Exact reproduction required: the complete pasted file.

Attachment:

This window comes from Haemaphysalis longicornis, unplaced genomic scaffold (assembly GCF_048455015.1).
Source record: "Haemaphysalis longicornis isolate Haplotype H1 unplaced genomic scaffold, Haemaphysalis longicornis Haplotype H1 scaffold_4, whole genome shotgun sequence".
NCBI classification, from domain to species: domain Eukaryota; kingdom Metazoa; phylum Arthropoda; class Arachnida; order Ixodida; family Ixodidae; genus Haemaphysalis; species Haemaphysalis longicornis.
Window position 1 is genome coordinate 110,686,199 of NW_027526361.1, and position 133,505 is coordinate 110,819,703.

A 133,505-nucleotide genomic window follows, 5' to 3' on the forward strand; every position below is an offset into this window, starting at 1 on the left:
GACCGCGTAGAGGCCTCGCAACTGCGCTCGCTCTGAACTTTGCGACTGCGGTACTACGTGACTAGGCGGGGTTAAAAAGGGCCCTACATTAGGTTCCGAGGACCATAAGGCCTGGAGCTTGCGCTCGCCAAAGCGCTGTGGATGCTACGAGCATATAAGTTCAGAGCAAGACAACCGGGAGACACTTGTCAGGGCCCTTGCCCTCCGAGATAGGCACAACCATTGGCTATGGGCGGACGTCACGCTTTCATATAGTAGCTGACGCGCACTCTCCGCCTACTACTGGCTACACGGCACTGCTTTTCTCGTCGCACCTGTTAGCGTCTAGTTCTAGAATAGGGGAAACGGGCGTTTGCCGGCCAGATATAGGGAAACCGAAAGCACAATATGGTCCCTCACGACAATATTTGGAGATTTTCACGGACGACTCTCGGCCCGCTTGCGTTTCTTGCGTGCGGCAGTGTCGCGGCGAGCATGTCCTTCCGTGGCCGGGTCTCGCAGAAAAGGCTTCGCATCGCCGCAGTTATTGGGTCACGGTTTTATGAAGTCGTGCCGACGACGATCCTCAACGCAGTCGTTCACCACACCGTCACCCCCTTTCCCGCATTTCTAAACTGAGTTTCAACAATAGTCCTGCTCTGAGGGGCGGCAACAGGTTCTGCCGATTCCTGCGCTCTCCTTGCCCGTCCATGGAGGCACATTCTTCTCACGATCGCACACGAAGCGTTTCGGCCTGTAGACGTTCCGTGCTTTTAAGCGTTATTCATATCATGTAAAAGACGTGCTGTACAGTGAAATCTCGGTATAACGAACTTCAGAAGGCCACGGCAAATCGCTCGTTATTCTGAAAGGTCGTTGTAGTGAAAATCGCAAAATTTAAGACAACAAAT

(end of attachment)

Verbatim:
This window comes from Haemaphysalis longicornis, unplaced genomic scaffold (assembly GCF_048455015.1).
Source record: "Haemaphysalis longicornis isolate Haplotype H1 unplaced genomic scaffold, Haemaphysalis longicornis Haplotype H1 scaffold_4, whole genome shotgun sequence".
NCBI classification, from domain to species: domain Eukaryota; kingdom Metazoa; phylum Arthropoda; class Arachnida; order Ixodida; family Ixodidae; genus Haemaphysalis; species Haemaphysalis longicornis.
Window position 1 is genome coordinate 110,686,199 of NW_027526361.1, and position 133,505 is coordinate 110,819,703.

A 133,505-nucleotide genomic window follows, 5' to 3' on the forward strand; every position below is an offset into this window, starting at 1 on the left:
GACCGCGTAGAGGCCTCGCAACTGCGCTCGCTCTGAACTTTGCGACTGCGGTACTACGTGACTAGGCGGGGTTAAAAAGGGCCCTACATTAGGTTCCGAGGACCATAAGGCCTGGAGCTTGCGCTCGCCAAAGCGCTGTGGATGCTACGAGCATATAAGTTCAGAGCAAGACAACCGGGAGACACTTGTCAGGGCCCTTGCCCTCCGAGATAGGCACAACCATTGGCTATGGGCGGACGTCACGCTTTCATATAGTAGCTGACGCGCACTCTCCGCCTACTACTGGCTACACGGCACTGCTTTTCTCGTCGCACCTGTTAGCGTCTAGTTCTAGAATAGGGGAAACGGGCGTTTGCCGGCCAGATATAGGGAAACCGAAAGCACAATATGGTCCCTCACGACAATATTTGGAGATTTTCACGGACGACTCTCGGCCCGCTTGCGTTTCTTGCGTGCGGCAGTGTCGCGGCGAGCATGTCCTTCCGTGGCCGGGTCTCGCAGAAAAGGCTTCGCATCGCCGCAGTTATTGGGTCACGGTTTTATGAAGTCGTGCCGACGACGATCCTCAACGCAGTCGTTCACCACACCGTCACCCCCTTTCCCGCATTTCTAAACTGAGTTTCAACAATAGTCCTGCTCTGAGGGGCGGCAACAGGTTCTGCCGATTCCTGCGCTCTCCTTGCCCGTCCATGGAGGCACATTCTTCTCACGATCGCACACGAAGCGTTTCGGCCTGTAGACGTTCCGTGCTTTTAAGCGTTATTCATATCATGTAAAAGACGTGCTGTACAGTGAAATCTCGGTATAACGAACTTCAGAAGGCCACGGCAAATCGCTCGTTATTCTGAAAGGTCGTTGTAGTGAAAATCGCAAAATTTAAGACAACAAAT